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  1. #31

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    Quote Originally Posted by eddie View Post
    One of my favorite parts of doing a lot of shooting, on vacation, is having months of darkroom work to do upon my return. It effectively extends the experience, as the sights, sounds, aromas, come back to me while printing.
    What's nice about this is if you tend to print in the colder and darker months the photos can help lift the gloom
    Steve.

  2. #32

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    Streets and other public areas in Europe can be tight quarters. A wide-angle lens is indispensable. I'd travel as light as possible, 35mm with a 24mm and a 50mm lens, or an equivalent zoom - 24-70 would be perfect. When I last traveled in Europe, I found my 80-200 zoom lens almost useless - and heavy to pack around.

    I'd say format depends on your intended final use. How big do you intend to print? Do you have a specific project in mind? Color or B&W? If both, consider an extra body so you have both types available all the time. Film type - certainly up to you, but for hand-held work I always use IS0 400. This could bring up problems with airport X-rays unless you have all your film hand-inspected. A small, light tripod would be very handy.

  3. #33
    benjiboy's Avatar
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    I find the most useful lens for travelling my Canon FD 28-85 f4
    Ben

  4. #34

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    Keep in mind that some places it's hard to get film, even big cities. In 2008 as an example, last time I went, there was only one camera store in Budapest that carried 120 at all. So if yr going with MF, you'll have to carry a lot.

    --nosmok

  5. #35

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    Quote Originally Posted by PDH View Post
    It would depend on how I am traveling and where I am staying.
    If I plan on renting a car and will in be the country side for landscapes I would travel with my Mamiya Press Universal with a Normal and Wide, and a 35mm with 4 primes, 24mm, 50mm, 105mm and 135 or 150 (Pentax 42mm) and a good quality point and shoot.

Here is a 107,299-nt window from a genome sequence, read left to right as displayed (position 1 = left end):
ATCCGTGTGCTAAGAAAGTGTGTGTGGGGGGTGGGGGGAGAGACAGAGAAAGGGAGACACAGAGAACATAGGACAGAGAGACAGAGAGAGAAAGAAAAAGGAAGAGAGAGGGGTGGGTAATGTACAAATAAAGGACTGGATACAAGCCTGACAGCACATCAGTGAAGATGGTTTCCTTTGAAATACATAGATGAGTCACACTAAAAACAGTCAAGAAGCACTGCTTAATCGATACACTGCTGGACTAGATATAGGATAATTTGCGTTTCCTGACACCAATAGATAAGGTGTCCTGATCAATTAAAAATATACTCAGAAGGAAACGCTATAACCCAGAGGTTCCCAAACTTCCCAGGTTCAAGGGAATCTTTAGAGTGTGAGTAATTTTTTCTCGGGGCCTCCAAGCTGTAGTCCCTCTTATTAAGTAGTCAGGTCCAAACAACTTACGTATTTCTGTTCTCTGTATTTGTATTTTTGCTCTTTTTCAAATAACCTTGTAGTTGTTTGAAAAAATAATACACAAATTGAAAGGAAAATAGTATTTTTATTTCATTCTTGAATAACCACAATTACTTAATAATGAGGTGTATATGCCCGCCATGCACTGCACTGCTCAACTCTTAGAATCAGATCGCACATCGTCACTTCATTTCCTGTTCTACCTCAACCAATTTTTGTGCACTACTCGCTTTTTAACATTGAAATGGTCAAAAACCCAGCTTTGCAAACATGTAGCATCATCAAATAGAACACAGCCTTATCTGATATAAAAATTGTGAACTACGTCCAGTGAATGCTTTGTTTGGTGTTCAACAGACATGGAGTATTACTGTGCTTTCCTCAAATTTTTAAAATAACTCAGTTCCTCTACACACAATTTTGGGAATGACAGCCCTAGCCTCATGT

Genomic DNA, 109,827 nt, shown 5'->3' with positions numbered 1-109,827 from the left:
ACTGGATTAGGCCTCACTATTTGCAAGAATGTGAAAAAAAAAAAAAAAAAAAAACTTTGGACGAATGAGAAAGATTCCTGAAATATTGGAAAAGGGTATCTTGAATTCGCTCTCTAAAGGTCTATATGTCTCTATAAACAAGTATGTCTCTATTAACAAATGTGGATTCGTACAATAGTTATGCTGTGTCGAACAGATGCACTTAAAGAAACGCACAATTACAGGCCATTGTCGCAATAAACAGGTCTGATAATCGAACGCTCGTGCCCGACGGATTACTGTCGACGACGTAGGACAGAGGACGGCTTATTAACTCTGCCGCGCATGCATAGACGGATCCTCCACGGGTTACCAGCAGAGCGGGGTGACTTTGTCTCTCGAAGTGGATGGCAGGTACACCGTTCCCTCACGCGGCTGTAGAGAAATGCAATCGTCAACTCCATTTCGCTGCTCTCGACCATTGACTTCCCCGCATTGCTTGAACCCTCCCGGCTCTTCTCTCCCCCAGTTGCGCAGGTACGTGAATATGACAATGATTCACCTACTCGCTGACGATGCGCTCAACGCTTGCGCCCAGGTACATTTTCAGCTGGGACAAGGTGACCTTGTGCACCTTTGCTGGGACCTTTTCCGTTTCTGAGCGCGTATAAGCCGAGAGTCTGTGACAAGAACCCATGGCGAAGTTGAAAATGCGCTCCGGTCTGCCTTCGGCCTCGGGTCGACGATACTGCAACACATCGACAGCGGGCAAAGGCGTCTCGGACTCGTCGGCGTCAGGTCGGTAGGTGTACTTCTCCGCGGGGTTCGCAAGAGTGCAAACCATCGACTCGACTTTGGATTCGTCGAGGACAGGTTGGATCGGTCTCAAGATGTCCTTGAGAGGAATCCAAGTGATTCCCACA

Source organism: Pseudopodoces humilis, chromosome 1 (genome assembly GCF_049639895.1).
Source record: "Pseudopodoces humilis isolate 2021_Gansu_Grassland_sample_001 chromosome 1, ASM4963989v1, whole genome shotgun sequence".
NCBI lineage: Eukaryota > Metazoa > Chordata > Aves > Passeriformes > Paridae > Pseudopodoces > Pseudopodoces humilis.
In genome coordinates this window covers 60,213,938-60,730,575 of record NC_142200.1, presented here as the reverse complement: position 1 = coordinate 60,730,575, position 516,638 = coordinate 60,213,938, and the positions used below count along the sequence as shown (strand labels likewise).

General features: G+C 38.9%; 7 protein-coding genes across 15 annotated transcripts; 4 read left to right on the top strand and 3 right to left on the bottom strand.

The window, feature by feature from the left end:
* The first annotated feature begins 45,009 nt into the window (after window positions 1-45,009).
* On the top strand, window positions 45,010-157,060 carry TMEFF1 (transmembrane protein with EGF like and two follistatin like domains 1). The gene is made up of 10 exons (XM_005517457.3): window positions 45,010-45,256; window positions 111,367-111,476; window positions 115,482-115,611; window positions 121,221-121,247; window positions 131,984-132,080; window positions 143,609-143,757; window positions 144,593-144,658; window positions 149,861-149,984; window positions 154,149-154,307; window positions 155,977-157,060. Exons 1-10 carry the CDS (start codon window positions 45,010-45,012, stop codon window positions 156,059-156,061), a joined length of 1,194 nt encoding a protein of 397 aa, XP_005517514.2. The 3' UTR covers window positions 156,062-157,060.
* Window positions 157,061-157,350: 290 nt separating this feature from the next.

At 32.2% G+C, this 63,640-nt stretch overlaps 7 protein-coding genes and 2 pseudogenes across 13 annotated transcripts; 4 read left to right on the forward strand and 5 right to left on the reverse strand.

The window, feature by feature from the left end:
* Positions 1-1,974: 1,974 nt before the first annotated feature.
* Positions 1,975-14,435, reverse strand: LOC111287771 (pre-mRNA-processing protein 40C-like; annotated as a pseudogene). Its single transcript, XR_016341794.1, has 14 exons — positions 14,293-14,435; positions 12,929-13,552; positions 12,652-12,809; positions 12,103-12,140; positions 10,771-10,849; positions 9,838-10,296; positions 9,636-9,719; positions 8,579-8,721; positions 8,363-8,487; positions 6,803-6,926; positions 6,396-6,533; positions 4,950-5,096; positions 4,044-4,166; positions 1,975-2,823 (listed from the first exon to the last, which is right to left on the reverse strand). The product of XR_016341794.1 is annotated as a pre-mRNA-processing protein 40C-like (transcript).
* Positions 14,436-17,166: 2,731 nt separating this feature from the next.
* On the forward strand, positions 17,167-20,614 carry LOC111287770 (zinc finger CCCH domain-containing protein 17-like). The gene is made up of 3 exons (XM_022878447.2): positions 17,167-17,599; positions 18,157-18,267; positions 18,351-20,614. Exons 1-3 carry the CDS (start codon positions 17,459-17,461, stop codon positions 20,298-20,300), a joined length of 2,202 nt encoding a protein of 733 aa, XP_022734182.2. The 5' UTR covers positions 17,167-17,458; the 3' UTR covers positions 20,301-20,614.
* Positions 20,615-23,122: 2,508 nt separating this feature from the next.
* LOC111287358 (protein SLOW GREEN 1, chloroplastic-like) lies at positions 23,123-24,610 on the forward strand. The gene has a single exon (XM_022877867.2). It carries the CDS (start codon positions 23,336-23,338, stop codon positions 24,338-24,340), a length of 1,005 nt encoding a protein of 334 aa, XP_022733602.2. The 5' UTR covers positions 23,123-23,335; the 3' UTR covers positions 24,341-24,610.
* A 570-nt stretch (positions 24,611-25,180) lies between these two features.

If I plan on staying in a city and using public transportation and doing a lot of walking I would just take a 35mm with same primes and a point and shoot.

    Other option for light travel is Sigma SA 9 and Sigma SD 14 with 2 zooms 28 to 105, 70 to 210 and a 50mm prime.
    What the Hell is a SD 14??? Sigma makes lenses - Canon, Nikon, Pentax and the rest make cameras.

  6. #36

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    rb67 with a 65mm lens and a monopod.
    In my bag would also be a 127 and a 180mm lens. In my luggage would be a 150SF.
    Waist level finder.
    This is the kit I took to Paris a couple of years ago.
    These are all going to the Grand Canyon with me this summer as well as my 8x10. The rb goes on my hikes, the 8x10 for rim shots, probably at sunrise (if I am up) and sunset.

    tim in san jose
    Where ever you are, there you be.

  7. #37
    Peltigera's Avatar
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    Quote Originally Posted by pgomena View Post
    Streets and other public areas in Europe can be tight quarters. A wide-angle lens is indispensable. I'd travel as light as possible, 35mm with a 24mm and a 50mm lens, or an equivalent zoom - 24-70 would be perfect. When I last traveled in Europe, I found my 80-200 zoom lens almost useless - and heavy to pack around. <snip>
    Living in a very old European city (Lincoln) I find using a short telephoto lens indispensable. If you use a wide angle lens you will lose that feeling of being in tight quarters and make it look like a spacious American city. I frequently use a Tamron 90mm lens in the city which gives just enough visual compression to accentuate the 'tight quarters' feel.

  8. #38
    Peltigera's Avatar
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    Quote Originally Posted by John Wiegerink View Post
    What the Hell is a SD 14??? Sigma makes lenses - Canon, Nikon, Pentax and the rest make cameras.
    Not really an appropriate suggestion for an APUG post, but if you have had enough of proper photography, the Sigma SD14 is not a bad choice.

  9. #39
    TheFlyingCamera's Avatar
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    Quote Originally Posted by John Wiegerink View Post
    What the Hell is a SD 14??? Sigma makes lenses - Canon, Nikon, Pentax and the rest make cameras.
    Sigma has been making camera bodies since the 1990s, so they have even made a few film cameras. Most were not terribly commercially successful, but not bad cameras either.

  10. #40

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    Quote Originally Posted by Peltigera View Post
    Not really an appropriate suggestion for an APUG post, but if you have had enough of proper photography, the Sigma SD14 is not a bad choice.
    Actually I was just pulling PDH's leg a little bit, but I get "that look" whenever I tell somebody I use a DSLR and it's made by Sigma. People seem to forget Sigma made some darn nice film cameras also. I just got done packing for a week long fishing trip in Michigan's north country and in my bag are one Rollei 3.5E, one Sigma SD9, one Sigma SD14 w/ 24-70mm f2.8 - 70mm macro f2.8 - 70-200mm f2.8. Since I have the Rollei for B&W film I have left my Sigma SA-7n home. I also do agree with you that you better have a pretty good understanding of lighting and exposure with the Sigma cameras. I might slip my old folding Ikonta with uncoated Tessar in my pocket before I go. That's the problem with being a camera junkie, you have a hard time deciding which gear to take. I'll have fun whether the fish bite or not. JohnW

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